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Adding items slows store


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I have a big problem with my store.

It is a problem that has been ongoing even when I was on a shared server & had very few items listed.

Every time I add a new item, the live store slows right down & takes several seconds to load a page.

But is fine once somebody has reloaded a page.

So as I'm spending all day every day adding or changing items, potential customers are having to wait an age for a page to load.

Is there anything that can be done to fix this?

It must be a database issue as I am on my own dedicated server & so in general my store loads very quickly.

I'm very desperate, please help.


Ride It Like You Stole It

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No the server is fine, like I said I had the same problem when I was on a complete different system.

I think it's mysql as they just tweaked it by adding these lines to my /etc/my.cnf file:


set-variable = key_buffer=384M

set-variable = table_cache=512


and it's a defo improvement.


I would think this must be a common OSC problem so any more tips on how to improve would be much appreciated. Thanks

Ride It Like You Stole It

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It depends on how many products you have. In my experience, somewhere around 10,000 products - depending on server load - the database starts to really slow down.


How many products do you have?

Which contributions are you running?


There are a few more buffer sizes that can be increased to help. The sort_buffer especially can improve performance.




Make sure you're not using OSCommerce info boxes that you don't need. For example, if you don't need the What's New box, don't use it.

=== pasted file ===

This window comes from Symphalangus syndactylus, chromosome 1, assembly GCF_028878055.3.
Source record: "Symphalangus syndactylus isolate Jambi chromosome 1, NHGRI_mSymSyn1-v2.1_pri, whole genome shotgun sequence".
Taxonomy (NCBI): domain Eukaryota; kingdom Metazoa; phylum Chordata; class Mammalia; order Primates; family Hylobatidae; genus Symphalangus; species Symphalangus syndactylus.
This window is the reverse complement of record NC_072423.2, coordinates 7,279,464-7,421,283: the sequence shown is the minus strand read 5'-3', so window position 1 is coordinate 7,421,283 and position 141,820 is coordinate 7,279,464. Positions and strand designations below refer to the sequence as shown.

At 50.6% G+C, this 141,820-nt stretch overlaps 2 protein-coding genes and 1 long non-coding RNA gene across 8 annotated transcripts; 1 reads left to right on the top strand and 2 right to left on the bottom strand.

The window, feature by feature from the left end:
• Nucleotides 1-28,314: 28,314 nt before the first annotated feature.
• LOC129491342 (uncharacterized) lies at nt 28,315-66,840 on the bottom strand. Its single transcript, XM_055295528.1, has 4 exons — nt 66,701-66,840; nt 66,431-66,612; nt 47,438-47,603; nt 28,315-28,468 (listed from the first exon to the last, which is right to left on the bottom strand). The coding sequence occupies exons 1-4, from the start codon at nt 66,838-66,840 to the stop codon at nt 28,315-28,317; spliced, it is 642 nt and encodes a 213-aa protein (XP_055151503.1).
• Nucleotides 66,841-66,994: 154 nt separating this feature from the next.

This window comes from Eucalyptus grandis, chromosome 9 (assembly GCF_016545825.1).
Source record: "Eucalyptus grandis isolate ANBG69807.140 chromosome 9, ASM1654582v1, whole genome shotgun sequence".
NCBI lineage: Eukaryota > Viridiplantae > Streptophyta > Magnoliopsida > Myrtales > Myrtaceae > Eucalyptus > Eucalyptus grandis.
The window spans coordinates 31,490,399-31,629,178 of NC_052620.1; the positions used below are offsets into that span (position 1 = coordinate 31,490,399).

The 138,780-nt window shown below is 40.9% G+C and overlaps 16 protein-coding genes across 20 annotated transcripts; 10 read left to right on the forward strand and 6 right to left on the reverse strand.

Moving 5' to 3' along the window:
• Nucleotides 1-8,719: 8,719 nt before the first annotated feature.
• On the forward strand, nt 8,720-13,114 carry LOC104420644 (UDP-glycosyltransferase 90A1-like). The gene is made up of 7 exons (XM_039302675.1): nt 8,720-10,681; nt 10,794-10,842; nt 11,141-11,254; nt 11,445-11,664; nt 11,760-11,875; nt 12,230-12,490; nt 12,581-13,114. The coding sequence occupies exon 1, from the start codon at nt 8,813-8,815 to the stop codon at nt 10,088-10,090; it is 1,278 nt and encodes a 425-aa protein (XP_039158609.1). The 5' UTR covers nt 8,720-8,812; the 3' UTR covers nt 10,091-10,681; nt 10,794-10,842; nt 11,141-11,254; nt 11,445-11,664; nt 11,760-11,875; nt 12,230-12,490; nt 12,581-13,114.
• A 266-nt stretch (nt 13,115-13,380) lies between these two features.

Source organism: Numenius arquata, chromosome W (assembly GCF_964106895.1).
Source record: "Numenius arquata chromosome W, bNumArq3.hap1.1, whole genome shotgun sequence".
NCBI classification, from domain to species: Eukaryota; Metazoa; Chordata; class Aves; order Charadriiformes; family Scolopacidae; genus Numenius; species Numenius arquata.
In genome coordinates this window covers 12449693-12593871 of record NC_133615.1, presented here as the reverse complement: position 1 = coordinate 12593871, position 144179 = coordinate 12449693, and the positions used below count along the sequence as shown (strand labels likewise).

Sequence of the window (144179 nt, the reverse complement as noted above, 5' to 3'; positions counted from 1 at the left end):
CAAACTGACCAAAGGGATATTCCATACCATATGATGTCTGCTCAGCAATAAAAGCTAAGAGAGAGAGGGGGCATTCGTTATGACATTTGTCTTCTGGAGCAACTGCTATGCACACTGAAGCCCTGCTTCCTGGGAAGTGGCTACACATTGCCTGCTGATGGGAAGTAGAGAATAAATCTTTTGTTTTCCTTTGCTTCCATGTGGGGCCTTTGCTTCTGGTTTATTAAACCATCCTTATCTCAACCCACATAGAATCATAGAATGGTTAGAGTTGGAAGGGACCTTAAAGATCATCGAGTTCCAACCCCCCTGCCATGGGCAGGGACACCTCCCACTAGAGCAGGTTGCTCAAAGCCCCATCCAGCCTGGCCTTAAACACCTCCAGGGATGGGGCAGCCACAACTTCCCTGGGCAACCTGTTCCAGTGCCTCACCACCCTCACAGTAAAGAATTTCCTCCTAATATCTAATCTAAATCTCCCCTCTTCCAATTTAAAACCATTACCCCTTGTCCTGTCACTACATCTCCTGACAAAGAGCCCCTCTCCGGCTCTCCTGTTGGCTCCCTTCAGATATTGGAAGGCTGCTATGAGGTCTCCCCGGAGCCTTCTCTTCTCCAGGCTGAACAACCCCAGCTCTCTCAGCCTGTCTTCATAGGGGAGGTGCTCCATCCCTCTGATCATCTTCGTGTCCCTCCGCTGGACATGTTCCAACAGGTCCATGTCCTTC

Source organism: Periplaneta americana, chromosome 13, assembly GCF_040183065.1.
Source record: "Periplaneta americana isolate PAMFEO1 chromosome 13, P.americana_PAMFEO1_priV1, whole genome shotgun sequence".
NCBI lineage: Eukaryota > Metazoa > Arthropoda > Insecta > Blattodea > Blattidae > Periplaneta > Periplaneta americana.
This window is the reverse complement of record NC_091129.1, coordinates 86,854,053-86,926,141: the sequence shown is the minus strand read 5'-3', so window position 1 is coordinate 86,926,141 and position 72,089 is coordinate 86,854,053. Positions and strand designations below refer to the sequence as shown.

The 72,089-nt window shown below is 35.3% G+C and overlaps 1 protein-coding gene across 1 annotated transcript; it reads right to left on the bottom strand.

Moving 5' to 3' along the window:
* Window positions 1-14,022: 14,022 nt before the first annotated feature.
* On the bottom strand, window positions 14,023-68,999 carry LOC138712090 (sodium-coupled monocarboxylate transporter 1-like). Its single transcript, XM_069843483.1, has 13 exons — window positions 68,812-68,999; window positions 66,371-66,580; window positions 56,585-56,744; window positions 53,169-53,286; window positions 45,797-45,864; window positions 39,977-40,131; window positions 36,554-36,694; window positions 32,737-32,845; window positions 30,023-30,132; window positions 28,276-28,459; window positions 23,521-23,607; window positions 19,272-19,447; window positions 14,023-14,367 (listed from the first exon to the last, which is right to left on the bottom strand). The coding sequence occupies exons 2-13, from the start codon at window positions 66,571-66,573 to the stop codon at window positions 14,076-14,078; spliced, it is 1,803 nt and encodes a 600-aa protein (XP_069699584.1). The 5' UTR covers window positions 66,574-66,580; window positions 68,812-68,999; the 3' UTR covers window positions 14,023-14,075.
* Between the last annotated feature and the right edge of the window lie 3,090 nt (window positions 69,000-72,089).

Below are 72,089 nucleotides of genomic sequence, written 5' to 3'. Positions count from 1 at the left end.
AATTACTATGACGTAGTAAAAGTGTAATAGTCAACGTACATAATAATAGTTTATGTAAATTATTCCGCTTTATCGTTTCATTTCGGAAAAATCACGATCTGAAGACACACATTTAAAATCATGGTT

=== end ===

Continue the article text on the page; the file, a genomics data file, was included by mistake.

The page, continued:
If you turn on the slow query log, you can identify the troublesome queries and optimize them. For example, the specials box can be particularly devastating to run with a high number of products because it does multiple joins. It can be rewritten to use a temporary table so that it only has to compare a fraction of the records that a multiple join query has to compare.


See this thread for general tips on improving speed:




The idea is to remove queries you don't need, but in my experience that approach probably will only get you so far. You'll need to pick out the queries that are killing your performance and either tune the database or the code to optimize for a high number of products. What is probably killing your performance is not unneeded queries (which usually run quick since they return little data) as much as it is unoptimized queries (which tend to run slow because they have to compare too many records).



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